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Birgitta Ohlsson (photo by Roland Karlsson)

Last week Birgitta Ohlsson Klamberg was nominated as Sweden’s new Minister for EU Affairs, stepping into the shoes of Cecilia Malmström, EU Commissioner-designate for Home Affairs. The Lobby takes a closer look at Mrs Ohlsson, who could potentially prove to be Sweden’s EU Commissioner in 2014.

She’s young – born 1975 – and she’s very vocal on a range of issues. According to her blog, topics close to her heart include feminism, democracy, tolerance, solidarity, and animal protection. Yet she is also controversial, and her nomination certainly raised a few eyebrows in Stockholm.

Ohlsson is known to refuse to tow the party line and raise views which stand in stark contrast to her party, the ruling Alliance for Sweden. For instance, she wants to abolish the Swedish monarchy, and whilst the monarchy itself might not be much loved in Sweden, the Royal Family certainly is!

In a recent interview with Dagens Nyheter she stated she wants to address the Roma issue, the sale and trafficking of women in European capitals, and that she is keen to see more green solutions in the EU. Her blog further states she is keen to see Sweden’s development budget be at least 1% of Sweden’s GNI, and she is in favour of joining the Euro, full Swedish NATO membership, and is an outspoken opponent of an Orwellian surveillance society.

She will also have a baby in July, something which, sadly in this day and age, has been pointed out as possibly being an obstacle for her in terms of carrying out her duties as Minister. To this Ohlsson replied, in a rather Swedish fashion on her blog:

“I am married to a modern man, not a dinosaur. I have parents, friends and a large network of wonderful people who will support me rain or shine…unfortunately maybe we still live in the 1950s and not in 2010”

The Lobby can definitely relate to being young, vocal, dynamic and modern – so we see no real issues here. Rather, this young Minister could very well be what the relatively traditional and conservative Alliance For Sweden needs.

– Emil

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As already mentioned by The Lobby in June (see Pirates could secure two seats in new European Parliament) the Swedish Pirate Party has secured another seat in the European Parliament following the ratification of the Lisbon Treaty.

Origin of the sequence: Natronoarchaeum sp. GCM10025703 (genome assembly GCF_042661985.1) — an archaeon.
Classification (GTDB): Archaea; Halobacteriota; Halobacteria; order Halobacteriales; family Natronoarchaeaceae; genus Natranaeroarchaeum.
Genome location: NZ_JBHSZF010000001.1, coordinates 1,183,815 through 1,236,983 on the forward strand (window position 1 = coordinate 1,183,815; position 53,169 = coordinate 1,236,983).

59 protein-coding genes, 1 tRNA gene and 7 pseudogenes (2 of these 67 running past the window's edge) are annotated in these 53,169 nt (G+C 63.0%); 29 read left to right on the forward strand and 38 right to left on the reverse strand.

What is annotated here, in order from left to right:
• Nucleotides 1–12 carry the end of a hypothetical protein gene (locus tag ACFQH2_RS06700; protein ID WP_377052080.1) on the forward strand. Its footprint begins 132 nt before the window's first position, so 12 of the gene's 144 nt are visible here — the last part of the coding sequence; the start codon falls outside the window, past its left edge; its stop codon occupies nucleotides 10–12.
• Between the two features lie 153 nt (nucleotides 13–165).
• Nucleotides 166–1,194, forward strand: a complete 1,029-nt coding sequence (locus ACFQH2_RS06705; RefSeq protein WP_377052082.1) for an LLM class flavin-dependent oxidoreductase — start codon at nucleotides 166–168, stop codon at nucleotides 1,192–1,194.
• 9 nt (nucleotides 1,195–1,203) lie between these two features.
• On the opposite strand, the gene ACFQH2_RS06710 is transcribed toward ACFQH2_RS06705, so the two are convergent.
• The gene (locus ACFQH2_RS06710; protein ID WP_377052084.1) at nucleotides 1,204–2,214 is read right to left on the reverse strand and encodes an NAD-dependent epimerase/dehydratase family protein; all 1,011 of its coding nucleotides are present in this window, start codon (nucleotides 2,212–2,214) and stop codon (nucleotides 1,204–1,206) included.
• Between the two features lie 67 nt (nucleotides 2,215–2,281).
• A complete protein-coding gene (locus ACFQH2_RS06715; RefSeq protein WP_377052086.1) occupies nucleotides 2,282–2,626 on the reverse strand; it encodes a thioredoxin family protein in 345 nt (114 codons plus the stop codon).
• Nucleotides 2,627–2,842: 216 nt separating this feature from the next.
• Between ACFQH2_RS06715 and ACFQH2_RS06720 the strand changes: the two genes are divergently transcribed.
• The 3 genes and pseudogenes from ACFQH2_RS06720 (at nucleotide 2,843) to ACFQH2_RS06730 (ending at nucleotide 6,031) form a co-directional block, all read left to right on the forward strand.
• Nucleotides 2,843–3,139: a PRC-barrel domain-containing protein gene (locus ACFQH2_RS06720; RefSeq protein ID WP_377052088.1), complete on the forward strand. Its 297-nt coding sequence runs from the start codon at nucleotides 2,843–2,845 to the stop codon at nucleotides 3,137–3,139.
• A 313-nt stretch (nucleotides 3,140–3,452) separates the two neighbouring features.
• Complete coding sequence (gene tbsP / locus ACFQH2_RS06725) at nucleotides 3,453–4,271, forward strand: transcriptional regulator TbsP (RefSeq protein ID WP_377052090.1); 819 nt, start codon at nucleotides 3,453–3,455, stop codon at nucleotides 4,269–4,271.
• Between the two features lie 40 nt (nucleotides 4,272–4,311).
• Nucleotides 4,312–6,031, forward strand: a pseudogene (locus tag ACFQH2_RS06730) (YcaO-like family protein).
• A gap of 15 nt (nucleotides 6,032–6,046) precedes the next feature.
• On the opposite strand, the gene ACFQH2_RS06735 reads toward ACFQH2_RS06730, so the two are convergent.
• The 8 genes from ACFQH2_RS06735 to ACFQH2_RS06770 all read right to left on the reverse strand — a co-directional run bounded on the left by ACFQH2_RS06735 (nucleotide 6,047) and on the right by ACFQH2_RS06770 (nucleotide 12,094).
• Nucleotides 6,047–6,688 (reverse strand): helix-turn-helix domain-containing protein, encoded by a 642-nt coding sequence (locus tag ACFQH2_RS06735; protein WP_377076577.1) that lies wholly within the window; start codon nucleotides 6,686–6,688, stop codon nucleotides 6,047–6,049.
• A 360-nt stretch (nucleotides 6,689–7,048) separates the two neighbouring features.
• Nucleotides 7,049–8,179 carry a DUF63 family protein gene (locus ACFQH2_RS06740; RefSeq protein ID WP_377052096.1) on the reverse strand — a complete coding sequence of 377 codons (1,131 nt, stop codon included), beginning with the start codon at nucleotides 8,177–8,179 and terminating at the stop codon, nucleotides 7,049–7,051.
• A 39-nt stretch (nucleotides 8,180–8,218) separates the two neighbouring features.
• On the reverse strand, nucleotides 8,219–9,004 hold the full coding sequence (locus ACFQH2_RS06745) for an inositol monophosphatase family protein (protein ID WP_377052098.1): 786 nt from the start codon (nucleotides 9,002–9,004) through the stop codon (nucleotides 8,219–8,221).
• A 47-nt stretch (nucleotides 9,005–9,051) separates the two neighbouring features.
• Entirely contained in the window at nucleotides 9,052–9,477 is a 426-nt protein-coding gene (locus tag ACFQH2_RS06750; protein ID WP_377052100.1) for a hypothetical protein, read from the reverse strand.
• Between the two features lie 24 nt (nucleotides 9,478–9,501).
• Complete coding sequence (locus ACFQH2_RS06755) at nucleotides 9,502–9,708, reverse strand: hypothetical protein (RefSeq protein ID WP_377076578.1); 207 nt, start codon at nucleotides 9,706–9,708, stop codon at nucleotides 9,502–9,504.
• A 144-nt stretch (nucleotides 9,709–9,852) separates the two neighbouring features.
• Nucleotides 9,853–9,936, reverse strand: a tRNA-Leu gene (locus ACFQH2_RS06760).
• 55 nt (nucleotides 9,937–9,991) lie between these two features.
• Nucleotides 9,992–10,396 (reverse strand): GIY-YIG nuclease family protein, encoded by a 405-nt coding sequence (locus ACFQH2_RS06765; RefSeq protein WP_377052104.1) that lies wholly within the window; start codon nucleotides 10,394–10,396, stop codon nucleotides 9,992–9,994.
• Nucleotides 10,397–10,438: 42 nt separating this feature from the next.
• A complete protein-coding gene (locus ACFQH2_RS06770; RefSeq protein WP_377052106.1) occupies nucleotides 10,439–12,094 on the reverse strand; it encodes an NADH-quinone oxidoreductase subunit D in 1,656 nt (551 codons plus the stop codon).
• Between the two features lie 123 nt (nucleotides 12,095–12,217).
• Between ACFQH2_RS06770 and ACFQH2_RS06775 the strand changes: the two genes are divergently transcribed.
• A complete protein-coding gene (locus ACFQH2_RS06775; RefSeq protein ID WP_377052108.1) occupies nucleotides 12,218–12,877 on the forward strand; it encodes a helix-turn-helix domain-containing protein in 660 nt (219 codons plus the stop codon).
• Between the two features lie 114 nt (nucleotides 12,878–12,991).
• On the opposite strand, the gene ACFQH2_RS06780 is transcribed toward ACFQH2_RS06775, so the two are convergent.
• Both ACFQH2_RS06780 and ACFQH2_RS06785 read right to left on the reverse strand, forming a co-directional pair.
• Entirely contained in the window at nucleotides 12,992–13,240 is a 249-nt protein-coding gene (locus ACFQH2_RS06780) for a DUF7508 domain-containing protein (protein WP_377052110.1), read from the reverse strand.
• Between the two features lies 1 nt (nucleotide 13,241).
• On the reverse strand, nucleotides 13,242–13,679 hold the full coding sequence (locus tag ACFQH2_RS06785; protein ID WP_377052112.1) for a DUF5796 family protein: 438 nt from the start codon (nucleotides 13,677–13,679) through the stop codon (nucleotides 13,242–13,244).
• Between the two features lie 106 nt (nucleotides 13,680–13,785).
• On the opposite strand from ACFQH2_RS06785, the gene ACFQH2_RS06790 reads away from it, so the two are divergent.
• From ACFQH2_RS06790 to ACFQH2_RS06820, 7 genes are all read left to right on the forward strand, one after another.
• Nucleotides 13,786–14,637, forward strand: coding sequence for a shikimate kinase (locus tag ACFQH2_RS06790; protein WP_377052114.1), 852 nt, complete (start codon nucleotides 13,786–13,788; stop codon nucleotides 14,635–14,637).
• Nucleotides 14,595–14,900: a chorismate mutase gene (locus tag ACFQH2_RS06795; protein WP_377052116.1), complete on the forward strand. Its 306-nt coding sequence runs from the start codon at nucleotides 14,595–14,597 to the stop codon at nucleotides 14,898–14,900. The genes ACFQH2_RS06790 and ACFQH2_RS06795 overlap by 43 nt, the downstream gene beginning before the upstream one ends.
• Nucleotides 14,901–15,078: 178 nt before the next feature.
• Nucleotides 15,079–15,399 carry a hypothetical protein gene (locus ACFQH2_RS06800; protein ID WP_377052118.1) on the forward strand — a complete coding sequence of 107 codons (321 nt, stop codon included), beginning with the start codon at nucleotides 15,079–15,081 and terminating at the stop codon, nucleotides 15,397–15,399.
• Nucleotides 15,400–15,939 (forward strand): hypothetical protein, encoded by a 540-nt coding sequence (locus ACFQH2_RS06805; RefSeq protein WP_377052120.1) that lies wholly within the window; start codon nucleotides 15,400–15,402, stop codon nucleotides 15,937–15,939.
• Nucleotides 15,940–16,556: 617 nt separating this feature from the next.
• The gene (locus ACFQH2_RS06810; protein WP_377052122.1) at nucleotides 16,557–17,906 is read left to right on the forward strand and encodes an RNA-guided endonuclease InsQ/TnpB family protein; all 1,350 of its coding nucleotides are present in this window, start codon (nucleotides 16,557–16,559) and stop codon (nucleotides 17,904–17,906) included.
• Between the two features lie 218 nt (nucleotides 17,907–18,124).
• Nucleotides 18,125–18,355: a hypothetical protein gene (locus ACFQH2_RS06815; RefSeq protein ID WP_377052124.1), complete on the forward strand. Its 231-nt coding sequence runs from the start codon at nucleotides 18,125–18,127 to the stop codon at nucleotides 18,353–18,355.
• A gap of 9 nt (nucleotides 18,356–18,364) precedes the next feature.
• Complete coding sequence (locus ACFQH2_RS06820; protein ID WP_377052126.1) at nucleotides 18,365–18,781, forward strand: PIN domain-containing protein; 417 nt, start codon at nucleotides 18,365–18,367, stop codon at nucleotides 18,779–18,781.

Amelia Andersdotter, 22, is on her way to Brussels, thanks to the Lisbon Treaty, perhaps ironically, a Treaty she is personally not in favour of. But as she says herself in an interview with Swedish daily Dagens Nyheter, “if it now has to enter into force, it’s good that the Pirate Party gains another seat…[as] two people can perform double the amount of work” (free translation).

She effectively becomes the European Parliament’s youngest MEP.

Well done, say we at The Lobby!

– Emil

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The Swedish Pirate Party snagged an impressive 7,1% of Swedish votes in last week’s EU elections giving them one seat in the new European Parliament. The Pirates are set to be led by the party’s Vice-Chairman Christian Engström in Brussels and party leader Rickard Falkvinge in Stockholm.

But there’s already talk of two seats in the new parliament for the Swedish Pirates. According to the Swedish Electoral Authority’s latest simulation the Pirate Party is set to gain one of Sweden’s two ‘extra’ seats awarded under the Lisbon Treaty. If this is the case 21-year old (also see ‘EU elections’ youngest candidate is a pirate‘) Amelia Andersdotter (the party’s second top candidate) will most certainly travel to Brussels as an ‘extra’ MEP armed with observer status but with no voting rights until the Lisbon Treaty comes into force.

Meanwhile the Swedish daily Dagens Nyheter, and online journal The Local, reports that the Stockholm District Court today announced that the judge overseeing the case against the famous file-sharing website The Pirate Bay was not biased, despite being a member of a copyright protection organisation. Now it’s up to the Swedish Court of Appeal to decide whether there will be re-trial for the four men behind the website. It may be worth noting that the initial guilty verdict against the Pirate Bay helped propel Pirate Party membership to over 44,000 in Sweden…

– Emil

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Yesterday’s opinion piece by Swedish Prime Minister Fredrik Reinfeldt and Finance Minister Anders Borg in the Swedish daily Dagens Nyheter, citing the Lisbon Strategy as a failure, lent an unexpected favour to the long running plan of economic reforms aiming to make the EU “the most competitive and dynamic knowledge-based economy in the world”. In the hustle and bustle of the lead-up to the European elections, the incoming Presidency points to the lackadaisical performance on the part of Member States in meeting the goals set back in March 2000. Reinfeldt and Borg call for sustainable public finances and the Lisbon Strategy to be restarted.

In these hard times of economic meltdown, calls to re-focus and re-boost the Lisbon Strategy go down well. However, this time around, the commitment lies not on the part of the European Commission, but on the leadership in the Council. Is this a subtle indication that it is time to re-balance environmental priorities with economic ones? There is room for interpretation…

– Agnieszka

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